Disclaimer: This post is for informational purposes only and does not constitute legal advice. Consult a qualified attorney for advice related to your particular circumstances.
Social media, copiers, scanners, and printers… oh MY! These days it’s all too easy for your clients to use technology to reproduce or distribute your work. It may feel like you’re fighting a losing battle, but you’re not alone
As the world’s largest nonprofit association for professional photographers, Professional Photographers of America (PPA) stands staunchly in your corner with a full-time presence on Capitol Hill fighting for stronger copyright laws and offers its members a toolbox of resources to help photographers protect their copyrights.
According to a recent industry survey conducted by PPA, almost 70 percent of the nearly 2,000 respondents said they have had their work used without their permission.
Of that group, more than half estimate unauthorized uses of their images totaling five or more in the past five years. “These victims of infringement are mom and pop businesses,” says PPA CEO David Trust. “The income they lose from just one infringement can determine whether or not a hard-working photographer gets to take his or her first family vacation in five years, sign his or her child up for little league or piano lessons, or pay the mortgage. These may not be huge amounts of money to some, but they make a big difference to a small business owner.”
This is not an isolated thing. The most common photographic copyright infringements result in a loss of $1,000 to $3,000 for each photographer. It doesn’t take a law degree to know that it is not realistic to take someone to Federal Court to fight over such a modest amount of money.
Very few professional photographers can afford to invest the time and money to pursue a federal claim even when damages are higher. And yet $1,000 makes a big difference to a small business, and can even be enough to determine whether or not a photographer can keep his or her doors open.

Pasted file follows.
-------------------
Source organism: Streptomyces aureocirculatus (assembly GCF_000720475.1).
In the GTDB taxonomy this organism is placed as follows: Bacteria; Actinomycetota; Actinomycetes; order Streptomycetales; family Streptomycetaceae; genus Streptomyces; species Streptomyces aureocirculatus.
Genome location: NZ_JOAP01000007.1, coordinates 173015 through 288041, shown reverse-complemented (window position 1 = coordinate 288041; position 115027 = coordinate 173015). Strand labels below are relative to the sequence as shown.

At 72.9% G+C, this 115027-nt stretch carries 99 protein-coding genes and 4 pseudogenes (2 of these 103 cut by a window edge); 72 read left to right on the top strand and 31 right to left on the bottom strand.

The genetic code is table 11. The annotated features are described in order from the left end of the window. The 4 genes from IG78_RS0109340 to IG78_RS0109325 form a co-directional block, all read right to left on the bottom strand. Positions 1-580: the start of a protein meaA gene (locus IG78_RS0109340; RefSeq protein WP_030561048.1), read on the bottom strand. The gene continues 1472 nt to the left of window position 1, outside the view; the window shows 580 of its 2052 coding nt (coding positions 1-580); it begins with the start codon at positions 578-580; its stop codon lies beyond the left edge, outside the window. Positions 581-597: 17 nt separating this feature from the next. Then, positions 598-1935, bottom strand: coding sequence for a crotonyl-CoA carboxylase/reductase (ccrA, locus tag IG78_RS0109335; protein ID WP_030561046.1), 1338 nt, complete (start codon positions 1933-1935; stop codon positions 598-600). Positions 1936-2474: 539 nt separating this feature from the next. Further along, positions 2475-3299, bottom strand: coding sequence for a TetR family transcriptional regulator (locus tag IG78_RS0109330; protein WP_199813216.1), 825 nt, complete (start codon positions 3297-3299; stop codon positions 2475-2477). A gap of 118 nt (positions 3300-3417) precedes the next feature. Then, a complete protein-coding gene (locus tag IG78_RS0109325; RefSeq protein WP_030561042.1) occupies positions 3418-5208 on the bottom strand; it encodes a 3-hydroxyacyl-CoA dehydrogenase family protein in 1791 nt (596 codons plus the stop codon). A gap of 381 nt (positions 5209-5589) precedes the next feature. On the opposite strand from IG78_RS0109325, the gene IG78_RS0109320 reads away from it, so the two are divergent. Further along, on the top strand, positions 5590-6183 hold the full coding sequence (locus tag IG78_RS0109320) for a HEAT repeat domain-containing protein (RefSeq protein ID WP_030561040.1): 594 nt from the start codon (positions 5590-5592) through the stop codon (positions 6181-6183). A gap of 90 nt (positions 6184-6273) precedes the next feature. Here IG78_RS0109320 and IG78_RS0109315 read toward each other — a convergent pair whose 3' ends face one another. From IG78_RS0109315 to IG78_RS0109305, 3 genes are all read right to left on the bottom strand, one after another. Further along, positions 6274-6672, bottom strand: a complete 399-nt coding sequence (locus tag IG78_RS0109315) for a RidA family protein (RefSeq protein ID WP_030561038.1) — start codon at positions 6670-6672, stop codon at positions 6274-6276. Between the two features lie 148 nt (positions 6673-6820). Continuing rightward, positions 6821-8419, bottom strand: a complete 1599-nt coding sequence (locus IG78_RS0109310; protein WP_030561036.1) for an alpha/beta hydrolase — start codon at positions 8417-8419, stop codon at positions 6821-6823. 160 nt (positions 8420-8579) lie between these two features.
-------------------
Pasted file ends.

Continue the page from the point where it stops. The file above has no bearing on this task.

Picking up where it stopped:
This is one reason PPA continues to fight for a small claims process that would give photographers and others a way to recoup damages without, literally, making a federal case out of it.
The best thing you can do to guard your work and your rights is to take preventative measures.
10 Tips for Protecting your Photography Copyright
1. Get educated
Copyright law is complex, and there are many misconceptions. Be sure you’re separating fact from fiction. Tune in to a webinar, attend a class, and read up on the issue on PPA.com Copyright FAQ. Your clients expect you to be an expert.
2. Educate your clients
Make sure your clients understand what they can and cannot do with the prints and files they’ve purchased from you. Emphasize why copyright is so important to your business and your livelihood. Taking this one step can prevent numerous infringements.
3. Have a sound licensing agreement for each job
Licensing agreements can be part of a larger contract or can stand alone. A licensing agreement (also known as a copyright license or usage agreement) is where you and your clients agree in writing what usage rights the client will have upon payment.